By Jennifer Johnson Scalzi and Gordon Braun-Woodbury
Innovation has become central to the business agendas of many law firms today. We’re seeing this trend reflected in talent, recruiting and financial priorities across the legal profession. More and more, firms are establishing innovation funds and creating senior job titles that include the word “innovation.” Some are even setting up full departments devoted to it.
But innovation isn’t just about huge, centralized projects, task forces, C-level positions, and major investments. Arguably, it’s even more important for firms to build a culture of innovation, so that it becomes a core part of every individual’s job.
Nowhere is this truer than in legal marketing and business development – a discipline that thrives on innovative approaches. When we interview candidates for legal marketing/BD positions, we look for people who can show a track record of successful innovation throughout their careers – whatever their job level. People with an innovation mindset, who can recognize and realize opportunities to do things better, faster, cheaper and with greater impact on the firm.
What are the characteristics of an innovative marketing leader? While you might think it’s just about creativity and ideas, in our experience there’s much more involved. Here are some of the key “innovation markers” we look for in a candidate:
Ability to collaborate:
Innovation is best played as a team sport. Innovation experts cite the huge benefits of diverse viewpoints, experiences and skills to generate new ideas and bring them to fruition. We look for people who can show they are comfortable teaming on projects with others from outside their immediate circle. For example – can you collaborate effectively with the IT department to improve a process?
High tolerance for criticism:
Let’s face it – attorneys are trained to be critical, and most of them are always ready and eager to poke holes in a proposal for new ways of doing things. Innovative marketing leaders will show that they can weather criticism. Rather than caving in to challenges from higher-ups, they respond to criticism constructively, recognizing valid objections and countering them with evidence.
A shortage of fresh ideas is rarely the problem for legal marketers. More commonly, we see people who have difficulty translating their innovative ideas into persuasive business cases that attorneys can get behind. Innovation must be justified by business return – successful legal marketers have mastered the language of business and show how their innovations can help increase revenue and/or reduce costs.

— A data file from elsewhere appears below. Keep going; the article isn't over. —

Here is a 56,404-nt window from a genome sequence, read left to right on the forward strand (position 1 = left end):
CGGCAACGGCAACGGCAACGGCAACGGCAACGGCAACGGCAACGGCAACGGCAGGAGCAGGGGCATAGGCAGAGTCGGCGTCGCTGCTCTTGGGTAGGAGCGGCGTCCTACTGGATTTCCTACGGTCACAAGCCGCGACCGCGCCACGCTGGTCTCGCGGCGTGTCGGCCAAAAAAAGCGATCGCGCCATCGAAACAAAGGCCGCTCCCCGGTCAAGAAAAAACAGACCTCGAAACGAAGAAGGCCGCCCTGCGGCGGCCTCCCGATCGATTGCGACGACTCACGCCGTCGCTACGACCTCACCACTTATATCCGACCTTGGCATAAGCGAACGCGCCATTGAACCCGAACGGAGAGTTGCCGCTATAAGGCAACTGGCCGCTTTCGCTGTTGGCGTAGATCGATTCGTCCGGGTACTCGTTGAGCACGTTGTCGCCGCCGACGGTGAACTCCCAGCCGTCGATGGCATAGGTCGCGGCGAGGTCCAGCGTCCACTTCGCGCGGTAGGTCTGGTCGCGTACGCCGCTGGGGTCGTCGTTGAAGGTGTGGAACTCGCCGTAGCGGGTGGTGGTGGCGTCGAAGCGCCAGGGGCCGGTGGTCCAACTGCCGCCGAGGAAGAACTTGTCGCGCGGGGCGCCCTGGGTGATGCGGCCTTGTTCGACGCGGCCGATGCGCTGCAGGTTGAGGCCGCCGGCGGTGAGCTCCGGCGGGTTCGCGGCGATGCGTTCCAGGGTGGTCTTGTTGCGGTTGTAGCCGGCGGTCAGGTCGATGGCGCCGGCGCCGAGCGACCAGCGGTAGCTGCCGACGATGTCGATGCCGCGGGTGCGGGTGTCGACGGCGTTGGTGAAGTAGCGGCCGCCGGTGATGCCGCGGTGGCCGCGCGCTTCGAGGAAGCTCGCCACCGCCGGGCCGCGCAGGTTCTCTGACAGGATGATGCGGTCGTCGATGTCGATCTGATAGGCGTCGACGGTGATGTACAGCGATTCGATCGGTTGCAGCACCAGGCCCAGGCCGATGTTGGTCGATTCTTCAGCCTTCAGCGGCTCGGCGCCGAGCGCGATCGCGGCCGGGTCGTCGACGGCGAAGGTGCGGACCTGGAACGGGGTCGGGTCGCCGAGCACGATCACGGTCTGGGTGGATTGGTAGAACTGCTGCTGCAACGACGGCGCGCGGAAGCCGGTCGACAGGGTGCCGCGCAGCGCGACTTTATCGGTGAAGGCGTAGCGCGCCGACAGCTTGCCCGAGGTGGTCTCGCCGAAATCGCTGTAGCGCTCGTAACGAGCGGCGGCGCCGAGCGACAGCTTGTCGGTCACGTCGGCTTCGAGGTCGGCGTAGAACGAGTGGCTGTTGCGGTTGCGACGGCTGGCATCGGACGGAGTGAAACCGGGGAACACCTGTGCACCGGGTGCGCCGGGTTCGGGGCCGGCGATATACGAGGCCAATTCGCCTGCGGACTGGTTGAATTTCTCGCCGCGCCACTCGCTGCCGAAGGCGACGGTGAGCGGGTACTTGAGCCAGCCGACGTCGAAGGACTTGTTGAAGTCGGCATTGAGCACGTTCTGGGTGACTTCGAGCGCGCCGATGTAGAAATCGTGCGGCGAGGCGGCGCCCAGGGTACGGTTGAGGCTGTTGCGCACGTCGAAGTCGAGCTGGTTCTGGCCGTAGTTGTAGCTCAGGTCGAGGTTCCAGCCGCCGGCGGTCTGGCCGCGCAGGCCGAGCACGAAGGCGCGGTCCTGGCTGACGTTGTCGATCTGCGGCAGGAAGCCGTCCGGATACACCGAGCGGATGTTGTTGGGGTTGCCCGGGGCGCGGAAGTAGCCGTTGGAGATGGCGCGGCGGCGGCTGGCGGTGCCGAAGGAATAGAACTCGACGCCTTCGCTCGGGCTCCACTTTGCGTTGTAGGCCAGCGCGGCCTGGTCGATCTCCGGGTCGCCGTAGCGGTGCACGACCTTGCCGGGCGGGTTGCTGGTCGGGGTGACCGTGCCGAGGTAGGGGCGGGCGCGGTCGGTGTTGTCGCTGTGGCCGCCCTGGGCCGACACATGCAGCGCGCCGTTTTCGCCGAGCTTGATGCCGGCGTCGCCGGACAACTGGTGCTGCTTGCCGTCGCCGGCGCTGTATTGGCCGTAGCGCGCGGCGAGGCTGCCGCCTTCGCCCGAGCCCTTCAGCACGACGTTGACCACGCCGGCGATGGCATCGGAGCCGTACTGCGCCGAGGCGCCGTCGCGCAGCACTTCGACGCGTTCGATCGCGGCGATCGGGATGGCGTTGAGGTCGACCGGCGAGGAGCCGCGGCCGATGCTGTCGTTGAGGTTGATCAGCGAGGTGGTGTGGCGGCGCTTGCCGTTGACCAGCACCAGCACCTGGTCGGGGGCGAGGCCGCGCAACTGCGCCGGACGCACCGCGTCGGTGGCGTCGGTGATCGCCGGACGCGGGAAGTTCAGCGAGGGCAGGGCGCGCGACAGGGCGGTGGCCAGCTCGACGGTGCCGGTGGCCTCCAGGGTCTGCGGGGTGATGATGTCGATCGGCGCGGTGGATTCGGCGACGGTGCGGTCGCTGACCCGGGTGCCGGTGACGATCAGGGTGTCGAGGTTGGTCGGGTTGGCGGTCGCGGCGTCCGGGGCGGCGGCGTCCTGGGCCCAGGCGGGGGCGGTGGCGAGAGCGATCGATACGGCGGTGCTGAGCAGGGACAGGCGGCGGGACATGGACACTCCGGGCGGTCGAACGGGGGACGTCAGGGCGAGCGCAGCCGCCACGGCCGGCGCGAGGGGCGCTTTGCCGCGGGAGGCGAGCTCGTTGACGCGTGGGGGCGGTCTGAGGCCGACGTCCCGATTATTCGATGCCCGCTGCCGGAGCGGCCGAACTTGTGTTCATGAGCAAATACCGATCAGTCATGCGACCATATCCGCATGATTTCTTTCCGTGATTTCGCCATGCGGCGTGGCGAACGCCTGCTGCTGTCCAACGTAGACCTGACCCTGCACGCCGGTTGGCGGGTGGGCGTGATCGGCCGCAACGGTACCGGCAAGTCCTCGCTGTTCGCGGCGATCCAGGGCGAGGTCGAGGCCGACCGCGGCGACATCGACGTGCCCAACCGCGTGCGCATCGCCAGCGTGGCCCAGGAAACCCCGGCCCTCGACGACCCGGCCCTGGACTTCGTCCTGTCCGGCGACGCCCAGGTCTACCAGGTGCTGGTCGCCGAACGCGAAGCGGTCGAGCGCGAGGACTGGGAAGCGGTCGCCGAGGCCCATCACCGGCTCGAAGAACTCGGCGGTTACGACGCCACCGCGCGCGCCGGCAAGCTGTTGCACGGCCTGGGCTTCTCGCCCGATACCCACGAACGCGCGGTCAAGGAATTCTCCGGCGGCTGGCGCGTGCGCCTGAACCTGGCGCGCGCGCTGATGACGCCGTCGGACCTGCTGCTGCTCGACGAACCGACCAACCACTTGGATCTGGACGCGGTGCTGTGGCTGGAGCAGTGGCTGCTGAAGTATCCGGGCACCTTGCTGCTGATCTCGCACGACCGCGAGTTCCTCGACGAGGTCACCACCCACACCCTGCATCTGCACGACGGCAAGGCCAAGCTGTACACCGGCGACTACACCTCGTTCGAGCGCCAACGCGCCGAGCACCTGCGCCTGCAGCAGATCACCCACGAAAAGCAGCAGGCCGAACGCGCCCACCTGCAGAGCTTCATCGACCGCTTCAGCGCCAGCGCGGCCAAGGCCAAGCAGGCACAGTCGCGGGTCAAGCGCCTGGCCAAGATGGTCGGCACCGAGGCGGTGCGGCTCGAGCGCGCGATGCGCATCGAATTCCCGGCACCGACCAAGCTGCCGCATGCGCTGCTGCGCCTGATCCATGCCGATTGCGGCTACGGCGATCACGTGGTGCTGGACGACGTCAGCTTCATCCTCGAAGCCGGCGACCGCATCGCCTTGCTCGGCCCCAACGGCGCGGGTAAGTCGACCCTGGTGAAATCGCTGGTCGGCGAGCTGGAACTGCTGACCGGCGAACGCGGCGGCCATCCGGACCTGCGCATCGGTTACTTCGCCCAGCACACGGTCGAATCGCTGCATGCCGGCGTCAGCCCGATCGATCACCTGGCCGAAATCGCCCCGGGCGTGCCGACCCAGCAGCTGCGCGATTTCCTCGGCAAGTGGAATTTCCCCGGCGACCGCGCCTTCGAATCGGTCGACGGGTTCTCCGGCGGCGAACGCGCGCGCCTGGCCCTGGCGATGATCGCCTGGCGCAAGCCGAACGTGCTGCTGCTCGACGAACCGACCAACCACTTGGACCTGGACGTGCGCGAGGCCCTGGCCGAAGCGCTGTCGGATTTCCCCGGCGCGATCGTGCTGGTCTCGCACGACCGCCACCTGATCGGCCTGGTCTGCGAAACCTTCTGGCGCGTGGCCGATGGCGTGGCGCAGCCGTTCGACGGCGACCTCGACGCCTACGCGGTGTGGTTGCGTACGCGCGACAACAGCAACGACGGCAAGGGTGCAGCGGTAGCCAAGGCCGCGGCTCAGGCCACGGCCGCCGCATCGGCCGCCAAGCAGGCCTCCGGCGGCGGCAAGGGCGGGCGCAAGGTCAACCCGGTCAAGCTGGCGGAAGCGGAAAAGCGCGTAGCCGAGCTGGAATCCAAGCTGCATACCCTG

Recognize the right place for technology:
For some people, installing and using new technology is the whole point of innovation. But technology is a means, not an end in itself. We look for people who are not only good at using technology but are great at leveraging it to amplify their efforts. For example, it’s not enough to say that you led the implementation of a new CRM system – you also have to demonstrate how you and your team used the CRM to gain new clients or gain new revenues from current clients.
Any innovation project has ups and downs – we look for people who are adept in managing the downside of the adoption curve; who show they can bounce back from adversity when a project runs into problems.
Innovation often starts small, with seemingly tiny changes to a business process. A lot of legal marketing work is highly repeatable and process oriented – a gold mine for people who can recognize inefficiencies and find ways to do things better. Credit for process improvements looks great on any legal marketer’s resume.
A big part of the legal marketer’s role is to help shape the client’s experience. While there’s lots of opportunity for innovation that helps the marketing back-office work more smoothly, this needs to be balanced with innovation that offers the client a better experience with the firm. We look for marketing leaders who can demonstrate a clients-first mindset with their innovations.
In conclusion, if you’re waiting for your firm to appoint a new Chief Innovation Officer to start innovating in legal marketing & business development, it’s time to get rolling. Make innovation a part of your job. Think about our “markers of innovation” and how you can apply them in your role today. Start to build a portfolio that will position you as an innovative marketing leader for the next promotion or career move.
Jennifer Johnson Scalzi is the founder and CEO of Calibrate Legal. She possesses two decades of professional services experience, including six years inside of a law firm as head of recruiting, and 14 years in legal marketing executive search and organizational consulting.
Gordon Braun-Woodbury, the Marketing Operations practice lead at Calibrate Legal, focuses on helping firms align internal systems and enhance their performance. His career includes more than 30 years at KPMG Canada, where he was responsible for building the firm’s Marketing Operations function.